The Paradox of Presence

By: Mark Goedert
0 Comments

The Paradox of Presence


[Today’s Tuesday Reading is from Mark N. Goedert, Director of IT Planning & Strategy, University of Illinois Chicago. It is a reflection on what he is learning as a current MOR program participant.  Mark may be reached at mgoedert@uic.edu.]

My MOR leadership journey is very much like a puzzle.  The first pieces were the reflections, feedback, and goals set at the start of the program.  As time progressed, each session brought more pieces into the leadership puzzle. Pieces that were given freely through the sharing of leadership journeys, coaching advice, and cohort insights.

Like any puzzle, I began to experience frustration as I searched for an elusive piece. The piece I am searching for is presence, and how to exude the many attributes that define great leadership. Attributes we found in our readings around appearance, emotion, passion, drive, and empathy. My struggle is the paradox of adopting these attributes that define great leadership while remaining true to who I am.

This paradox was illustrated beautifully to me by authors Muriel Wilkins and Amy Jen Su in their book Own the Room.  The book follows the leadership journey of John and Terri, who rely heavily on their natural abilities to advance their careers.  We join John and Terri at a point where they are at risk of getting passed over for promotion to executive leadership roles.
 
The Supportive Voice
John possesses innate abilities of empathy and thoughtfulness, attributes that have allowed him to rise through the ranks.  Though less confident in handling conflict, and seemingly physically overwhelmed by his current workload, John is in the final round for an executive role.  As I continued to follow John’s journey, I nervously noticed his responses were similar to what I would say or do.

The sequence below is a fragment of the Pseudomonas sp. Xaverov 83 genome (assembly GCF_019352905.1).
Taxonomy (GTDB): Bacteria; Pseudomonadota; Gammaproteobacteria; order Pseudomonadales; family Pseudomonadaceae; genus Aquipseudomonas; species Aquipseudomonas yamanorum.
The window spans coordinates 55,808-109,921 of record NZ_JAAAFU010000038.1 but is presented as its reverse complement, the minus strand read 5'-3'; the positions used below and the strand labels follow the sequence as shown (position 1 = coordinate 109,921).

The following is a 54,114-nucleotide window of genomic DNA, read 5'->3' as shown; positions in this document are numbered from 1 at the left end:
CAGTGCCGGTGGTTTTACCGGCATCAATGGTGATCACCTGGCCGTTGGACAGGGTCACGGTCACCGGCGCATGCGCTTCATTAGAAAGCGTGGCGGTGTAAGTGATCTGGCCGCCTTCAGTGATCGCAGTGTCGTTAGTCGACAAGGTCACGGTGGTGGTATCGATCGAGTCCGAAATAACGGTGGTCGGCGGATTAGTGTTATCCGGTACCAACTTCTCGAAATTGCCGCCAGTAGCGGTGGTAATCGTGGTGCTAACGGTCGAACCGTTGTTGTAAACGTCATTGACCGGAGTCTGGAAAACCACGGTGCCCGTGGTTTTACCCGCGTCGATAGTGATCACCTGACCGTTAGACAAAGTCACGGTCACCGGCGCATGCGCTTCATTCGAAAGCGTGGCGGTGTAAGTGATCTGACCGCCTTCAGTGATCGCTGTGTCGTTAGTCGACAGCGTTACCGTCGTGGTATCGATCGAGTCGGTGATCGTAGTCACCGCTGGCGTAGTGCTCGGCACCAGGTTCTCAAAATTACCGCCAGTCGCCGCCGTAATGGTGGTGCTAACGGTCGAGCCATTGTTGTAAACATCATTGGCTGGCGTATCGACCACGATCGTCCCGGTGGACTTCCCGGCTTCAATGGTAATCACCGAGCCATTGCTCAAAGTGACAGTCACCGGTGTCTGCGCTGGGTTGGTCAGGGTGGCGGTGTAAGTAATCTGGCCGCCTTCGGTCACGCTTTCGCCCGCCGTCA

The Driving Voice
Terri has a driven personality that focuses on results, she is known for bringing innovative ideas to the table and strong presentation skills.  We find Terri taking part in an elite leadership development program and sitting in front of her is a 360 review.  The review confirmed her strengths and at the same time pointed to areas that Terri can work on: listening, building relationships, and conflict management.
 
The natural skills that Terri and John relied upon were no longer working.  Terri, with a strong voice for self, conveyed confidence, and determination.  John, with a strong voice for others, allowed him to easily connect with others and intuitively respond to their needs.  As Terri and John approached the executive level, expectations had broadened, exposing the less developed capabilities each of them had.

John and Terri both needed to develop new capabilities to advance in their careers.  Terri could use more of what John had and vice versa.  Relating to John, I have a natural tendency to rely on a supportive voice. I also recognize that I need to enhance my driving voice so I can rely on it to demonstrate value and move initiatives forward.

I have found that the missing piece in my leadership puzzle is not a piece at all.  It is a glass tile in my leadership mosaic; a single image with iridescent colors that change when viewed from different angles and sources of light.  It is situational awareness that allows me to shift from my preferred voice to an authentic and connected voice that adapts to changing circumstances. It will be the mosaic of who I truly am, my leadership presence, and my signature voice.

 

This Week's Survey

Which voice do you identify with most?

 

From Last Week
 
Last week, we asked: What advice would you give to someone trying to adopt a new leadership practice?
  • 38% said set small goals (and rewards) along the way
  • 30% said find a peer to help hold you accountable
  • 20% said write down your specific plans
  • 12% said use calendar reminders
If you’re looking to adopt a new leadership practice, each of the above can be helpful in their own way.  Writing down a goal and making sure we find ways to remind ourselves of that goal (such as calendar reminders), is the beginning.  Roughly 2 out of every 3 of our readers recognized the next critical step of taking action to achieve our goals.  For some of us, that action is through internal validation by setting small goals along the path and rewarding ourselves for achieving them.  For others, something especially helpful to enabling our action is having trusted peers who can hold us accountable.  What matters here is finding what works best for you in following through on the steps needed to make your new leadership practice a reality.
Like: 
No votes yet